During Succession’s first season, Adam Smith is explicitly referenced when in a social gathering some guests are discussing the ideas of Smith and Karl Marx. Scotland itself was bound to appear in a later episode when the Roy clan visits Dundee for a triumphal celebration of Logan Roy’s life achievements. At its core, Succession is a show with richly drawn and complex characters, with each member of the Roy family grappling with their own demons and ambitions. It is also a commentary on power and corruption, and a riveting and addictive drama that draws viewers every Sunday night in order to find out what is next for each of the characters. While I will refrain from spoiling what is undoubtedly the most important moment so far in its fourth season, Smith would certainly have something to say if we follow this quotation:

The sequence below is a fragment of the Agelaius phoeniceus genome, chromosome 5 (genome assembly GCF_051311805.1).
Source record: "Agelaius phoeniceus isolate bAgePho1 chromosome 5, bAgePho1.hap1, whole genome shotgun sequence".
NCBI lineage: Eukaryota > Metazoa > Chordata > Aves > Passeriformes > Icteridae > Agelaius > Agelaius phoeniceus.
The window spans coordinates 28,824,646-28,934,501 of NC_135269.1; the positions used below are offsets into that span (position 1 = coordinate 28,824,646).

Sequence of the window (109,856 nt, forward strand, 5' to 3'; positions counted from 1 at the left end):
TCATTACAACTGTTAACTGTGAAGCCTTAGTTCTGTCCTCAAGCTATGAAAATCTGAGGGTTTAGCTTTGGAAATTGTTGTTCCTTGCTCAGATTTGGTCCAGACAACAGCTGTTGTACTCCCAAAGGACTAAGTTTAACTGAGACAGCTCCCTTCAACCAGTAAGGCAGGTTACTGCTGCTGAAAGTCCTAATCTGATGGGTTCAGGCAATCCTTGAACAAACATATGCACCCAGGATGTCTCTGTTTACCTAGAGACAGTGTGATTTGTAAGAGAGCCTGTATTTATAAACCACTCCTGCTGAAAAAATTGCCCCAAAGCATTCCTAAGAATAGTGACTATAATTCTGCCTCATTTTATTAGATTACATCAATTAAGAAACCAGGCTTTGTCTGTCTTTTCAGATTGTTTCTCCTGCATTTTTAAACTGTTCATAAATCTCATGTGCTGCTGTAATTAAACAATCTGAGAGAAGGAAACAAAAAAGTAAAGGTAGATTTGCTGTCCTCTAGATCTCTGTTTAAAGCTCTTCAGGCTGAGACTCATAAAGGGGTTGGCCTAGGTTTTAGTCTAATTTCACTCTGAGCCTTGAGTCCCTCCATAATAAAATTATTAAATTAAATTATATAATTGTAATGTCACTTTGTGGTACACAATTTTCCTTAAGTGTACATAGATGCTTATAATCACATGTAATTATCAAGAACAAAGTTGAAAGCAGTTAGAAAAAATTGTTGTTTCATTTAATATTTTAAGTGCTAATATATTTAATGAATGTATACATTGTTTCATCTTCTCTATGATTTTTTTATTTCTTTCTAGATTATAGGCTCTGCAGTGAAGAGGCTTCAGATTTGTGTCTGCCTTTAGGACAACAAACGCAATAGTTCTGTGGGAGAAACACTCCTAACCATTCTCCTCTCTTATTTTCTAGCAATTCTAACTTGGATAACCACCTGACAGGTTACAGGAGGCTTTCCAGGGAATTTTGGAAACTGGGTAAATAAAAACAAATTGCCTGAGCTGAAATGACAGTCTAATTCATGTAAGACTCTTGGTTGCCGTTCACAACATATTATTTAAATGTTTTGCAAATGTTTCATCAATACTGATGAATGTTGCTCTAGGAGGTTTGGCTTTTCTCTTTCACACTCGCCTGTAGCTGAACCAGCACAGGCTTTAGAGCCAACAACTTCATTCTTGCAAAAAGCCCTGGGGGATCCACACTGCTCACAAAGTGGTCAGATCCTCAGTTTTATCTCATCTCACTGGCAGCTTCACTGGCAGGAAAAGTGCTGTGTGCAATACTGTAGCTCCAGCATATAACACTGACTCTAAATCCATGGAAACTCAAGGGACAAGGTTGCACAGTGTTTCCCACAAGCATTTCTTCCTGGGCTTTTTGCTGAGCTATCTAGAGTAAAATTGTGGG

“The man who should feel no more for the death or distress of his own father or son than those of any other man’s father or son, would appear neither a good son nor a good father. Such unnatural indifference, far from exciting our applause, would incur our highest disapprobation.”